One never get enough room for stowage, and the long shelves in the f'castle was just filling up with paperbacks, magazines and other rubbish - in spite of the size, the shelves were more than 5 m in total.
First of all a reinforcement of thick plywood for the fastening of the lockers were made behind the mahogany lining along the hull. Then the frame for the lockers were made out of 40 years old Honduras mahogany. The doors were purchased at the Bavaria dealer.
The rim of the shelf were cut away where the locker was supposed to be, and the cutaway part will later be part of new shelves in the galley and on the side of the lockers.
During the trial fitting of the frame, templates for the sidewalls and dividers were made of cardboard. Notches for the sidewalls and dividers were milled on the inside of the frames with a router.
An incredible amount of measurements and odd angles had to tally in order for the perfect fit, and not to speak of all the milling..
White Sikaflex was used to seal the opening between underside of the deck and the frame.
The most exiting part was the mounting of the frames and the sidewalls. On the back of the sidewall, holes were made to fit to screws set in the plywood reinforcement, an fastened with thick epoxy. This had to be done in parallel on both sides, and at the same time as the frame were glued/screwed into place.
The epoxy hardens after 15-20 minutes, so there were a certain amount of stress during this operation, but to the right you can see the result.
The dividers were mounted afterwards an fastened the same way as the sidewalls.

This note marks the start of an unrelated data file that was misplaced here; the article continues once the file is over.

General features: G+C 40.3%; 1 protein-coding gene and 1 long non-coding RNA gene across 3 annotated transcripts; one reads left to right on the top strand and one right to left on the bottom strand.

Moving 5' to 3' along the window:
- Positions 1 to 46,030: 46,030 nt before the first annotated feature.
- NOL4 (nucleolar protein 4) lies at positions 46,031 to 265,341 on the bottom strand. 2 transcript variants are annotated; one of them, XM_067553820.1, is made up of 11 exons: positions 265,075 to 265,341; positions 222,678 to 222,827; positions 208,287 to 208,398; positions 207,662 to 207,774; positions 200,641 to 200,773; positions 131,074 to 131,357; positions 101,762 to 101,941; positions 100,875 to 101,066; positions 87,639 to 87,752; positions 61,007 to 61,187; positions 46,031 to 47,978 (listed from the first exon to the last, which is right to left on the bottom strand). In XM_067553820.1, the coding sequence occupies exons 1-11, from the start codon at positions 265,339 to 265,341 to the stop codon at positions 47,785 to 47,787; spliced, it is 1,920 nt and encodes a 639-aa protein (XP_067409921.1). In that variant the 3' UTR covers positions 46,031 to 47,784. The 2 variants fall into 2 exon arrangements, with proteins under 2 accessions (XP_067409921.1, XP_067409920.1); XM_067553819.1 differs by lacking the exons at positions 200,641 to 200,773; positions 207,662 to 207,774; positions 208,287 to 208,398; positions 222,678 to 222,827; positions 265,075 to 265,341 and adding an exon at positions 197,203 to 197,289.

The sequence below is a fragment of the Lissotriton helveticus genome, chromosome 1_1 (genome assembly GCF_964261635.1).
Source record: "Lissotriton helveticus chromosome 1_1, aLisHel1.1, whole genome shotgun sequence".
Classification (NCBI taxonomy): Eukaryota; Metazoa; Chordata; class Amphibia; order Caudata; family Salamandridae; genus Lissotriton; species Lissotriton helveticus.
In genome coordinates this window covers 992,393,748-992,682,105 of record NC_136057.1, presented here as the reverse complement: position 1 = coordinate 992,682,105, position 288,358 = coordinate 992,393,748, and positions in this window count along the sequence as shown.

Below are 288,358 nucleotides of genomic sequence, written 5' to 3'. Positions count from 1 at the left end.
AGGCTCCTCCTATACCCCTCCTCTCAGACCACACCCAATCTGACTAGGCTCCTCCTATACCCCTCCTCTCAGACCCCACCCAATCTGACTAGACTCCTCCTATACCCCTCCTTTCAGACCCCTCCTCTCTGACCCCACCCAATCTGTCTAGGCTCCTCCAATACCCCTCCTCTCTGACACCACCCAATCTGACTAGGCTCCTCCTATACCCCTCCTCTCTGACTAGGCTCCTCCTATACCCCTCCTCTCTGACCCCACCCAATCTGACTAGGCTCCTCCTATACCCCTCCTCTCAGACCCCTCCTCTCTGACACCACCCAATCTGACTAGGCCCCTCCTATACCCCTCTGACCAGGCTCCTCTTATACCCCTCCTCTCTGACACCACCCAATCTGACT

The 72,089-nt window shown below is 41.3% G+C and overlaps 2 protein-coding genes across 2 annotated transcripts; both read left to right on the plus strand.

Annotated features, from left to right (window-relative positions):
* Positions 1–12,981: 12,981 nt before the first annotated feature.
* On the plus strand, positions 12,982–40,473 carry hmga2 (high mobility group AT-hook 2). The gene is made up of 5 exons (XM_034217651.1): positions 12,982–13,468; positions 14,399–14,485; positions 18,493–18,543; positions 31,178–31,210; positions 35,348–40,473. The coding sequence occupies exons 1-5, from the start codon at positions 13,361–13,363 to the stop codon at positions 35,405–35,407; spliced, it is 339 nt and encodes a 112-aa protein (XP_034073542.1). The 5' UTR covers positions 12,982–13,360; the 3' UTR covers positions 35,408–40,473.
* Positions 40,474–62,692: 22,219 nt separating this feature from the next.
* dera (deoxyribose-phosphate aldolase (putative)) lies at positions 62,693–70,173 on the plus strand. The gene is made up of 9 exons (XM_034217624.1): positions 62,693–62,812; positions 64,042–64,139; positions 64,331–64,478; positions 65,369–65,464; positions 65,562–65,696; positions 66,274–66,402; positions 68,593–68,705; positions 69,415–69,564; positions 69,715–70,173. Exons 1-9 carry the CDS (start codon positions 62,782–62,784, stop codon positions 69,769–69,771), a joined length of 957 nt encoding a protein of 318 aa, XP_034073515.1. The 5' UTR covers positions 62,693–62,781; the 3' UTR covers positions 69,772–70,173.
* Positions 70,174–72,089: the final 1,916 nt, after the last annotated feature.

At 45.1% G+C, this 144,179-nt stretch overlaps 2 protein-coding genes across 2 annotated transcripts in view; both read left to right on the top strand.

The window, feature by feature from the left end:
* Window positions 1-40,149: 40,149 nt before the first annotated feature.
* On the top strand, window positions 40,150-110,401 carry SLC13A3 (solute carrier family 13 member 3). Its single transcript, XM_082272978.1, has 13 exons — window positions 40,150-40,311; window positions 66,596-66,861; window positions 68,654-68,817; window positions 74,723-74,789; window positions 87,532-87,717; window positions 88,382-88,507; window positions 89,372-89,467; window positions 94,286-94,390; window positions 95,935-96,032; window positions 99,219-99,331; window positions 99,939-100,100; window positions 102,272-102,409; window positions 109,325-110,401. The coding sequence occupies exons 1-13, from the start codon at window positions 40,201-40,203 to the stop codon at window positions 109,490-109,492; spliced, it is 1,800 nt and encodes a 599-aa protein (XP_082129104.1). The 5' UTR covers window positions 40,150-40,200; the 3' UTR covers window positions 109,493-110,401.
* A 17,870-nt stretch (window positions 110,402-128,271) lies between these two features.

One does not get younger as the years pass by and the demand for a comfy night is steadily growing. The first step was to get some springy bed slats, that also increases the ventilation of the bedstraws.Bedflex International produces the bed slats and calls them Bedflex Marine.
Adjusting the slats and fitting them are quite easy - cut them to measure with a saw, and then tread the rubber feet and rubber bands on the slats.
The rubber bands makes it easy to roll up the slats for access to the stowage rooms below.
The extra latex mattress was bought at IKEA in Poland and cut to sixe with a bread knife. In Helsinki the mattress cover was put together
The end result - most of the work was opening about 16 meters of seams before it could be cut and sew it together again.
The faithful onboard sewing machine at work again!
shelf by the chart table
Start out with some mahogany...
plane it to achieve the correct thickness, mill it a bit, glue it together ,stain it, put some lacquer on and voila !
Then mount it with screws from the other side of the bulkhead. Clear silicone where used when mounting, which conceals very effectively the small unevenness in the contact surfaces between the bulkhead and the shelf.
muddle drawer in the chart table
This was the first thing I missed in "Welkin", my previous boat had 3 of them! This became one of the priority one projects!
The drawer is made out of cheap plywood (Meranti) and is stained twice with with International's Mahogany Interstain, before finished off with Hempels's Marine urethane alkyd varnish.
Did I mention that the colour and glow becomes just like mahogany?
The shelf railings are mounted on wooden block that is fastened with glue and screws to the sidewalls of the locker.
The shelf railings is available at Clas Ohlsson.
extra shelf in the galley